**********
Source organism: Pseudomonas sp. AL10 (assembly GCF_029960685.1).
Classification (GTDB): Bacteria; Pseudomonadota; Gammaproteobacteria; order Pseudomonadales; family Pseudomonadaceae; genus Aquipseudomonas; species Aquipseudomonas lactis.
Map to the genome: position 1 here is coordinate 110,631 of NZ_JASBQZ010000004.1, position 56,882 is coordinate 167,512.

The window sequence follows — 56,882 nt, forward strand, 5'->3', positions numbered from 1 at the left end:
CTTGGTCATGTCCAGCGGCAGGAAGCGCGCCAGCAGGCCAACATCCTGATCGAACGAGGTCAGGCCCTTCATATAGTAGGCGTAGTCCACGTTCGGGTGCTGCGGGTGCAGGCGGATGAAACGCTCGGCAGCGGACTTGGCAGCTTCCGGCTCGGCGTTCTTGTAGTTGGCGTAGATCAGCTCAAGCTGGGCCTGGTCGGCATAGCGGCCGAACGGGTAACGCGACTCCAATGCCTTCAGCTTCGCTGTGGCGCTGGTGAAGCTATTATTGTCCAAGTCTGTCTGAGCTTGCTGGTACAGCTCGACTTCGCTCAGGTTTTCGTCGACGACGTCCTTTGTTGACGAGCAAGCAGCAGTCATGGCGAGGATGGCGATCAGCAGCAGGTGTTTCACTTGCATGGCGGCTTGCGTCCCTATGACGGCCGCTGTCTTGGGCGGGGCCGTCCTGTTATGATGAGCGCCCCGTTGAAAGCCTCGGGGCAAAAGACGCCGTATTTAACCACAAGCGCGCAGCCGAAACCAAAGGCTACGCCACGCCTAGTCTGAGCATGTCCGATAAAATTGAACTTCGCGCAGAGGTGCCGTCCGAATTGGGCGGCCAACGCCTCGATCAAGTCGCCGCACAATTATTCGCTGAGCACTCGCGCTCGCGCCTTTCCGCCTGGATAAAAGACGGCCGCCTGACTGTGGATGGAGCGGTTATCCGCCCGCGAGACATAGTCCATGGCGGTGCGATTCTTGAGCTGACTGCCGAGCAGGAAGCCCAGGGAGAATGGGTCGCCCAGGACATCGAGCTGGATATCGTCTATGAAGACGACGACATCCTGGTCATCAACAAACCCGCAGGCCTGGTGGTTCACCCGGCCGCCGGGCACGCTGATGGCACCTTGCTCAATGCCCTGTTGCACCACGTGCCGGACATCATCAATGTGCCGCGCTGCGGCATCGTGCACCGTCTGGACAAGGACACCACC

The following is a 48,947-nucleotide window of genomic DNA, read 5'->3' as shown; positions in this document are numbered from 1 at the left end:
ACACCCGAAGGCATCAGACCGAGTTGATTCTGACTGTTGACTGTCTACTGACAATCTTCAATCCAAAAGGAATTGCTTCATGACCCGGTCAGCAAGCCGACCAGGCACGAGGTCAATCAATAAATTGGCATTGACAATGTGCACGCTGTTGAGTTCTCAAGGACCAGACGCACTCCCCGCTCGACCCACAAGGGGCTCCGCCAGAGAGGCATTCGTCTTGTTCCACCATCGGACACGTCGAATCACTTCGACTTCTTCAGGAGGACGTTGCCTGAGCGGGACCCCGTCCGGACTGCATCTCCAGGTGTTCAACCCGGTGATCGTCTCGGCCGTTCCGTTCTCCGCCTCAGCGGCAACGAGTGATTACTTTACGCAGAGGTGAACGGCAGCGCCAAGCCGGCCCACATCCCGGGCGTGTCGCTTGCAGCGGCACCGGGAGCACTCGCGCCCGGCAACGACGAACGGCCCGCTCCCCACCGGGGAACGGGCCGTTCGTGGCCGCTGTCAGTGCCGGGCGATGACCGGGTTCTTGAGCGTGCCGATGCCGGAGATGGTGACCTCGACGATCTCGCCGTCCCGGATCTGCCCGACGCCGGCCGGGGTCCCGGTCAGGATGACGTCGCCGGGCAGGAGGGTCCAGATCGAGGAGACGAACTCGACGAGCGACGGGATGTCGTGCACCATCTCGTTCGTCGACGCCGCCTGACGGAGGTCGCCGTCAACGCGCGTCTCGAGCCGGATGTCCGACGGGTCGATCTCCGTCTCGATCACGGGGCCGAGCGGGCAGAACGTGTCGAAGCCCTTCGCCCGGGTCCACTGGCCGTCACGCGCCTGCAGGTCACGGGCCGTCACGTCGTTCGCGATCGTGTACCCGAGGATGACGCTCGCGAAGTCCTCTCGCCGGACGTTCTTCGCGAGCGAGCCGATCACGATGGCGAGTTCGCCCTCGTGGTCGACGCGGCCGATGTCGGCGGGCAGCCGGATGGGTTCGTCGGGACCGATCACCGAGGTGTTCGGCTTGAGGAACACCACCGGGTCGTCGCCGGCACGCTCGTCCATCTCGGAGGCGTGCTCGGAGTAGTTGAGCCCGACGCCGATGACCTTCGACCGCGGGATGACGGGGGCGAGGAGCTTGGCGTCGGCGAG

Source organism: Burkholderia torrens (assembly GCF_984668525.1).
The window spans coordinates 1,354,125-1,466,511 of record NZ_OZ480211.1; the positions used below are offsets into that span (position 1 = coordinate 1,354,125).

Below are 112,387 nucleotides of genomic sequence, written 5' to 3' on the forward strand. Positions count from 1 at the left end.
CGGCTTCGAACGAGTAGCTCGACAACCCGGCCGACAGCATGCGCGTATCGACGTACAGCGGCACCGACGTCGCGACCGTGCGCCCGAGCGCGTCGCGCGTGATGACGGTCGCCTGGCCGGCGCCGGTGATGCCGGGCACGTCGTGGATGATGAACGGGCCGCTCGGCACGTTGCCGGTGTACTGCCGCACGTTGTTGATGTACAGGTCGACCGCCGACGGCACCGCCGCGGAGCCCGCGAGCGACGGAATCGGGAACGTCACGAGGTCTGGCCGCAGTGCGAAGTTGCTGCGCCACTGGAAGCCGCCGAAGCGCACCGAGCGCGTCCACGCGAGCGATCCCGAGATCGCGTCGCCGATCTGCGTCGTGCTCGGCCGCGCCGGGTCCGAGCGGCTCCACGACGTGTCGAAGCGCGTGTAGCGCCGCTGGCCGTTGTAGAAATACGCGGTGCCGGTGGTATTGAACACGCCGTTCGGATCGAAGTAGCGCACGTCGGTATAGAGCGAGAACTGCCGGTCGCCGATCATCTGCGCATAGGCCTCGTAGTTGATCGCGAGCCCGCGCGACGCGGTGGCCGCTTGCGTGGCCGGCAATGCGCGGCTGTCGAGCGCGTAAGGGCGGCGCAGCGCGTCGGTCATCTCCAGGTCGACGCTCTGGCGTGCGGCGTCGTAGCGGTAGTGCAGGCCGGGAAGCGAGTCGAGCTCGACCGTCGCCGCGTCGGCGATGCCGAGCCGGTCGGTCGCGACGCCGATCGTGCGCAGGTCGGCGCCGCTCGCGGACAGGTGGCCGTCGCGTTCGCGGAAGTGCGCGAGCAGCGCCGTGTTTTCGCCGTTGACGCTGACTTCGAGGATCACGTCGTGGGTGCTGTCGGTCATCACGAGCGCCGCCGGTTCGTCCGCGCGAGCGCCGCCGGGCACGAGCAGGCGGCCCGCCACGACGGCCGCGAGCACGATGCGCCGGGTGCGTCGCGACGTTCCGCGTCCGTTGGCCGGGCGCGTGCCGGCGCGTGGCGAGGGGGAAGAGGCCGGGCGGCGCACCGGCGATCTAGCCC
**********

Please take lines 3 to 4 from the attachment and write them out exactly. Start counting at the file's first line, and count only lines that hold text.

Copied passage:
Map to the genome: position 1 here is coordinate 110,631 of NZ_JASBQZ010000004.1, position 56,882 is coordinate 167,512.

The window sequence follows — 56,882 nt, forward strand, 5'->3', positions numbered from 1 at the left end: